Wednesday, January 20, 2016

District Court Incorrectly Calculated Loss, But Harmless Error Because Court Would Have Imposed 30-month Sentence Regardless

U.S. v. Snowden, 806 F.3d 1030 (11/27/15) (Col.) (Published) - An appropriator of computer information, Mr. Snowden [no, not that Snowden] apparently wins the guideline battle, but definitely loses the sentencing war. Mr. Snowden quit his job with a physician-staffing service and took the company's proprietary data with him to help him compete with the company. Things didn't quite work out for Mr. Snowden. He didn't steal any customers. The only loss to the company was $25,000 in attorney fees. Nonetheless, the district court counted the actual loss under the guidelines as more than 1.5 million dollars because that's what it cost to develop the database Mr. Snowden stole. The court relied on an application note that says: "in calculating loss, a court may take into account, in the case of proprietary information, the cost of developing that information." The 10th strongly suggests the district court was wrong.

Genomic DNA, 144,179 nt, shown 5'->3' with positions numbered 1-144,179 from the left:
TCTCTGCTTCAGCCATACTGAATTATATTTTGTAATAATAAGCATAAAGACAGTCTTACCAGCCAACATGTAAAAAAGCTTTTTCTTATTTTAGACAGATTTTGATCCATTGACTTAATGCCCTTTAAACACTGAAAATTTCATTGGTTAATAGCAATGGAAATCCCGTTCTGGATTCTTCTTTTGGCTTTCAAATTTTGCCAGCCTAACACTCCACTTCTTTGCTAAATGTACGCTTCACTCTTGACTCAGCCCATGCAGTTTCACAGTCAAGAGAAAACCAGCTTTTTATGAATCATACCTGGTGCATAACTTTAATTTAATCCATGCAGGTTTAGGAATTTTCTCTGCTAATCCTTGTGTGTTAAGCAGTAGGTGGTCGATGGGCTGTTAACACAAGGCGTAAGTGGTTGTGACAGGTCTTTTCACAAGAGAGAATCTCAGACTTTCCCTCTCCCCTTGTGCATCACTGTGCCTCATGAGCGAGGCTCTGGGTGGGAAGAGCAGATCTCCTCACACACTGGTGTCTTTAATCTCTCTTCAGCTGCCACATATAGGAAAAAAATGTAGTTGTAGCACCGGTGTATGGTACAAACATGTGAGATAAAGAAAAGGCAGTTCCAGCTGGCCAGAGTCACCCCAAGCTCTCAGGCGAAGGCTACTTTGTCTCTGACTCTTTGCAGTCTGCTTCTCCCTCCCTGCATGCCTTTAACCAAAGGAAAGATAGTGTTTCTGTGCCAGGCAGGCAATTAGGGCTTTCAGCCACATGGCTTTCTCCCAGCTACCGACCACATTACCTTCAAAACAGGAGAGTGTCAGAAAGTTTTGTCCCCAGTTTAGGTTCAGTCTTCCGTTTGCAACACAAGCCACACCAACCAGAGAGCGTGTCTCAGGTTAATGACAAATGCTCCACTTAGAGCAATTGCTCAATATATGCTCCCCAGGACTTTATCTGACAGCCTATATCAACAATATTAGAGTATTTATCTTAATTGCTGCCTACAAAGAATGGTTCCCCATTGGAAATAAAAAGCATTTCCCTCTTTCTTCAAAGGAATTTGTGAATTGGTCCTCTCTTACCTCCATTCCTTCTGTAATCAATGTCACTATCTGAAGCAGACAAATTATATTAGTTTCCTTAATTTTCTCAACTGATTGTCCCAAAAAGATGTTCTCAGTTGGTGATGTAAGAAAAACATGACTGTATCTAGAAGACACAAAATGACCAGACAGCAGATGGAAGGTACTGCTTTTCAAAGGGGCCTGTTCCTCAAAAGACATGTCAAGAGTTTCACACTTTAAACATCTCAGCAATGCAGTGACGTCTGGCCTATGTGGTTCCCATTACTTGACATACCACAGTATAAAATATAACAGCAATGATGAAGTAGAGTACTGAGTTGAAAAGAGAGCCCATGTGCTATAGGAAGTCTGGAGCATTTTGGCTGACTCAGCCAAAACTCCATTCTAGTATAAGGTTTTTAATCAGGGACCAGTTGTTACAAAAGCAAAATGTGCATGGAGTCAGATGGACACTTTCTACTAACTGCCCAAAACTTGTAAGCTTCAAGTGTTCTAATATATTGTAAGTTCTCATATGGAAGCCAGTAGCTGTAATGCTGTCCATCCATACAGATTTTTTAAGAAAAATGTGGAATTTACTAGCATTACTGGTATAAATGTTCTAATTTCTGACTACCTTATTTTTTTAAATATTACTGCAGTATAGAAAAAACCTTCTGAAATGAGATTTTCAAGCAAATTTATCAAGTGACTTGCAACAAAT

The 10th says, while the note allows for taking into account the development costs, it does not authorize substituting those costs for actual loss, which were only the attorney fees in this case. With the enhancement, the range was 41 to 51 months. Without the enhancement, the range was 8 to 14 months. The district court varied down to 30 months. But the district court added that, if it incorrectly calculated the guidelines, the sentence would still be 30 months based on the ยง 3553(a) factors. The 10th finds any error harmless, even though the 30-month sentence would be an upward variance from the apparently correct range. The 10th notes the district court spent a great deal of time [6 hour hearing, briefs, proposed findings] and reflection [the court said it devoted "many hours" to reviewing the submissions] on the sentence. Plus, the court detailed what factors justified the 30 months. In sum, the 10th finds, "the court made it utterly clear the specifics of Mr. Snowden's offense overrode the intricacies of the guideline calculations." It might have been better, the 10th observes, if the district court had specifically said it would have varied upward to impose the same sentence, even if the correct range was 8 to 14 months. But that conclusion was implicit in what the court did say. It was not a "boilerplate remark to avoid reversal."